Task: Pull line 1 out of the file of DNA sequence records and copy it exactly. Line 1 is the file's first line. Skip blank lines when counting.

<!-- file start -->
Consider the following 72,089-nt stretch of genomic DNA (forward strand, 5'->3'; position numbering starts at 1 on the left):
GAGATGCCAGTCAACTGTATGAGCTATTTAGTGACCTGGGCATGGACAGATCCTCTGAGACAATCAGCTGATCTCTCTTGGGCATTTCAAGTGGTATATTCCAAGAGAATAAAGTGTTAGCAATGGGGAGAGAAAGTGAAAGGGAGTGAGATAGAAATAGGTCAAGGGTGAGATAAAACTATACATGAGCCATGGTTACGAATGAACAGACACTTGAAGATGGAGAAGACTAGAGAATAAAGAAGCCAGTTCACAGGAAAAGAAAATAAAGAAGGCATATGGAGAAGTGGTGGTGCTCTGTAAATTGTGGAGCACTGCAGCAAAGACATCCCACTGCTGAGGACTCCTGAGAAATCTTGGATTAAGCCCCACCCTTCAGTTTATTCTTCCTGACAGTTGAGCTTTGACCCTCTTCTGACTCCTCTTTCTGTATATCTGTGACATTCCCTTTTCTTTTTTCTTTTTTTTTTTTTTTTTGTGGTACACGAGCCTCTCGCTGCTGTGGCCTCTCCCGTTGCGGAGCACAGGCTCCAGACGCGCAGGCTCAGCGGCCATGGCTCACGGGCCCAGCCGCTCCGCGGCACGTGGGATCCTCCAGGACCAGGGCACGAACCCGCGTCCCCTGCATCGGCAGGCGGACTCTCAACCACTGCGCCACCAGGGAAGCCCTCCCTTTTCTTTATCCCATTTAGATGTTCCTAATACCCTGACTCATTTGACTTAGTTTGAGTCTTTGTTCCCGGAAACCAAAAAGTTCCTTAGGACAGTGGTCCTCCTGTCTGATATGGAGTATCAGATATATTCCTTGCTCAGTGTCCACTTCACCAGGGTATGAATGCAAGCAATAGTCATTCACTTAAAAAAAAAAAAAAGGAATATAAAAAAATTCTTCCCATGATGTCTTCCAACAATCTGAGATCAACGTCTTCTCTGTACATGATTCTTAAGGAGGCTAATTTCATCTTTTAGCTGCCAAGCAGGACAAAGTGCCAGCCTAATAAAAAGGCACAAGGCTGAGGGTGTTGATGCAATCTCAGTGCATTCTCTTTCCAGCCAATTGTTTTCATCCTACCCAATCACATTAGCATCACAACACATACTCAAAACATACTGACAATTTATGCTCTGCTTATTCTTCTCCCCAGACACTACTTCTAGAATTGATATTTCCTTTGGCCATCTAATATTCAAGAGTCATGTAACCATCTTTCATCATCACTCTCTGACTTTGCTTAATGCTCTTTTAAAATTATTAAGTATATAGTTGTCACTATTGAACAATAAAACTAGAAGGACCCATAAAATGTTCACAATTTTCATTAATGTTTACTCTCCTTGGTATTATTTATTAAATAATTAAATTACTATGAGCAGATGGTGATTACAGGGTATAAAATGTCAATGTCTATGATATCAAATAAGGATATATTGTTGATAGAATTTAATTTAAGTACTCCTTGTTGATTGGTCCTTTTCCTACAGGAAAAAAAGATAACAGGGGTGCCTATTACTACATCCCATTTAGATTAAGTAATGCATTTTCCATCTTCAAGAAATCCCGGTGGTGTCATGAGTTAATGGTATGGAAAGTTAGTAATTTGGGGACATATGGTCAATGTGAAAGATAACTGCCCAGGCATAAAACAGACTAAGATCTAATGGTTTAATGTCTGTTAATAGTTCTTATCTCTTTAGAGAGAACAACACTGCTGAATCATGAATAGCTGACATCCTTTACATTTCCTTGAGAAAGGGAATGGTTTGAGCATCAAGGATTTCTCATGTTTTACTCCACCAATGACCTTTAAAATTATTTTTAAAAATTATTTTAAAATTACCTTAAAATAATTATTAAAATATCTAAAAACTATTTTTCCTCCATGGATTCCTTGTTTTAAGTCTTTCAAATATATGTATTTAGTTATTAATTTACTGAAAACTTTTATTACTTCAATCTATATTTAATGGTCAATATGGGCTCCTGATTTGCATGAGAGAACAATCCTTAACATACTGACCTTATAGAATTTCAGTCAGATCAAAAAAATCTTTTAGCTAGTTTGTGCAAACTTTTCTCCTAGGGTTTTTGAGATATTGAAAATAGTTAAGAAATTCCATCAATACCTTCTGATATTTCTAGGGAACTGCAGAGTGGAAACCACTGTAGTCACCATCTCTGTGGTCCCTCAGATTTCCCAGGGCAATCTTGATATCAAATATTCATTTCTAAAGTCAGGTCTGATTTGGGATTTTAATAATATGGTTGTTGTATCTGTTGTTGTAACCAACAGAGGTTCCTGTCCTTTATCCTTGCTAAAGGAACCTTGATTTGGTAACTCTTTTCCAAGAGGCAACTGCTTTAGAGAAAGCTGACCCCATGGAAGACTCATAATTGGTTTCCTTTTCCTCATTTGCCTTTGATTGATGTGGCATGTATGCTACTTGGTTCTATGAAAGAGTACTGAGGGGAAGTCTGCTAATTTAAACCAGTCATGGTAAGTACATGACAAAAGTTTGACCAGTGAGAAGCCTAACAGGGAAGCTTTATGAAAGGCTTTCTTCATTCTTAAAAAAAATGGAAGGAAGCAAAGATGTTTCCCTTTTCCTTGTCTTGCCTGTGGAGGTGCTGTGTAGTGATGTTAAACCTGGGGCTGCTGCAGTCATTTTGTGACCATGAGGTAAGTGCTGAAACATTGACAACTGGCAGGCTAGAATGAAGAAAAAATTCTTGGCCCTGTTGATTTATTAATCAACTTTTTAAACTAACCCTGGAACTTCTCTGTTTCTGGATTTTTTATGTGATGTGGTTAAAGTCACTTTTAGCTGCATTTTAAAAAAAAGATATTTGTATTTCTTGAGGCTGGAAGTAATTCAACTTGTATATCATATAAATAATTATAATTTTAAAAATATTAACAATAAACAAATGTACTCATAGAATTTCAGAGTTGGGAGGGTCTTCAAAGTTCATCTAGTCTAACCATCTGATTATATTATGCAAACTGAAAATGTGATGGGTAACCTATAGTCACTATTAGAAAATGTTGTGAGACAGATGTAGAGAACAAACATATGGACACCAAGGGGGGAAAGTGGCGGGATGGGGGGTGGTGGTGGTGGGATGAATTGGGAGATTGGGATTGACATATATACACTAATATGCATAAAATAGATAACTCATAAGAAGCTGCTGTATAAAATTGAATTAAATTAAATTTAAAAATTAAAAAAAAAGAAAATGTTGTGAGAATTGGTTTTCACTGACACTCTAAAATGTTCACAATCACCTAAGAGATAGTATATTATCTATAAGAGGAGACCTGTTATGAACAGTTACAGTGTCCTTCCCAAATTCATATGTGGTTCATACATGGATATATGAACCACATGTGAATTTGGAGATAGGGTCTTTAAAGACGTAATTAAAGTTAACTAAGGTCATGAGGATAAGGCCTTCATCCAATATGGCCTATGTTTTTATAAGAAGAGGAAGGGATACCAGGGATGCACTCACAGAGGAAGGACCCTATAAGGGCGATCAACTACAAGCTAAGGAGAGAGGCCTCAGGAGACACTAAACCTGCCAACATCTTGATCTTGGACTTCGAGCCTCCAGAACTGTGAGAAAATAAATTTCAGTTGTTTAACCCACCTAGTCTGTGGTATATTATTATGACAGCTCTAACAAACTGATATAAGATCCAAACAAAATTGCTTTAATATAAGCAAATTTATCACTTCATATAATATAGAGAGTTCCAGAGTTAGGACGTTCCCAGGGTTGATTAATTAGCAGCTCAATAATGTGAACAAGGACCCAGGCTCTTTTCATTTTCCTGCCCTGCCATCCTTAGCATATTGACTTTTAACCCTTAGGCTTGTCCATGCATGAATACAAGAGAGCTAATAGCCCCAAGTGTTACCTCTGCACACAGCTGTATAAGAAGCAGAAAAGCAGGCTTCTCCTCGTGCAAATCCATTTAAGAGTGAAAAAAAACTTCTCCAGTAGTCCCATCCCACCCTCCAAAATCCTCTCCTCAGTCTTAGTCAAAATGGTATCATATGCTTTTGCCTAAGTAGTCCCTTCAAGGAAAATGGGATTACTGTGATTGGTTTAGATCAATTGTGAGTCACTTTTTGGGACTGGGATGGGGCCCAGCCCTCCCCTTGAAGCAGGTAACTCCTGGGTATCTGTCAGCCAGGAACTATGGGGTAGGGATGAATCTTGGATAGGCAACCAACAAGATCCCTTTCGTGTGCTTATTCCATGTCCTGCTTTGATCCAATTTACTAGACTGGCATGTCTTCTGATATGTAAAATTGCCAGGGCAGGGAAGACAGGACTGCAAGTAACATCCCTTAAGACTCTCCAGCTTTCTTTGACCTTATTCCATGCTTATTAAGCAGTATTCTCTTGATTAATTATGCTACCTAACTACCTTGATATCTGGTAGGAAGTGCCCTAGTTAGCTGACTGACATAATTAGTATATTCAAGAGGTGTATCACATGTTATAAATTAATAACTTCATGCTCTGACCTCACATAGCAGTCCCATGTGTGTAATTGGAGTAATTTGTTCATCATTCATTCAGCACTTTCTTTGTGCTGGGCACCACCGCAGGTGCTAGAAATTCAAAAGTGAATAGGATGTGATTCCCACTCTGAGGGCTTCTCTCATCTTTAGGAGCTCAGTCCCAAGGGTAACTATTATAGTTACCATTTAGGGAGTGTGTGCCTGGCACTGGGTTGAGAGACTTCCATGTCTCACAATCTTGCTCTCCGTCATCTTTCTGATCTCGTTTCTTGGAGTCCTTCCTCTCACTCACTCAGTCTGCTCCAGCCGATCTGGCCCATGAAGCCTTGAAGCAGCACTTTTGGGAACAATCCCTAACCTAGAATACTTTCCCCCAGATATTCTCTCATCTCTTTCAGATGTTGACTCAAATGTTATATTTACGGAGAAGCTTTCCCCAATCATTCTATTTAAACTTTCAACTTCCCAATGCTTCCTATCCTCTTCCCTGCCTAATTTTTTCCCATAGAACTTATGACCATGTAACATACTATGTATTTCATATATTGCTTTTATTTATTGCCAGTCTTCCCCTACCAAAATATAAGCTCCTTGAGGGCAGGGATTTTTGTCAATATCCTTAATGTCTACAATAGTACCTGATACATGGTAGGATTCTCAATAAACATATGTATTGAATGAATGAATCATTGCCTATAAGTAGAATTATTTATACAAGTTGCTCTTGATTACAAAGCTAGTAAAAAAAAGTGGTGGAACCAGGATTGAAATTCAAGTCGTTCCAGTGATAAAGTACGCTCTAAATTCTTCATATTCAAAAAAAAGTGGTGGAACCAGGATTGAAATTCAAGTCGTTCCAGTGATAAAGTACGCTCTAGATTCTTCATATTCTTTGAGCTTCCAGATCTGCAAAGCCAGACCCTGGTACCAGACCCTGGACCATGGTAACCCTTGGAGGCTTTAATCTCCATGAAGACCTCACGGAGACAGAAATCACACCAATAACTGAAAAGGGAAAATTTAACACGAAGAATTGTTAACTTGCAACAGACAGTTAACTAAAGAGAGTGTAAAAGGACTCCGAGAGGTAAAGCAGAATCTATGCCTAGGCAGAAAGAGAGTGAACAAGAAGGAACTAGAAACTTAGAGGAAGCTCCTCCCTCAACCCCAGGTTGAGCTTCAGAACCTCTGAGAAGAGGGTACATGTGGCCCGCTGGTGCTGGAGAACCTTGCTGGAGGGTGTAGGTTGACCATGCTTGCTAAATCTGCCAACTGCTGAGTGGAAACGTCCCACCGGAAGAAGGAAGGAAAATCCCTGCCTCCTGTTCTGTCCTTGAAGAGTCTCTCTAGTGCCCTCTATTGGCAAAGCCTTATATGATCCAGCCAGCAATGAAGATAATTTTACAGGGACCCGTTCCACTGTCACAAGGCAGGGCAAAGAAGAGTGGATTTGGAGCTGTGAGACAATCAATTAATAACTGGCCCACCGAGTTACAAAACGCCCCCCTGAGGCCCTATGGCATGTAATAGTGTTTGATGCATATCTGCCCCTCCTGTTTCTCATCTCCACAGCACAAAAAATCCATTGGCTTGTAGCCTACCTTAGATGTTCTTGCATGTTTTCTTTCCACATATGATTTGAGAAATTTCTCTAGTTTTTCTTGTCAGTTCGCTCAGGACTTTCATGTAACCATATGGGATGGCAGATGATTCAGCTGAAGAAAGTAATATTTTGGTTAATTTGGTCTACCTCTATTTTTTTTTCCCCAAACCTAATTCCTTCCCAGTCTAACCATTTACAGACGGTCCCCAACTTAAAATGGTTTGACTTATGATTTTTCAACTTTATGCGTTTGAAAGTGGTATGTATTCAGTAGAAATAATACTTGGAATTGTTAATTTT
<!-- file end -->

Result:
Consider the following 72,089-nt stretch of genomic DNA (forward strand, 5'->3'; position numbering starts at 1 on the left):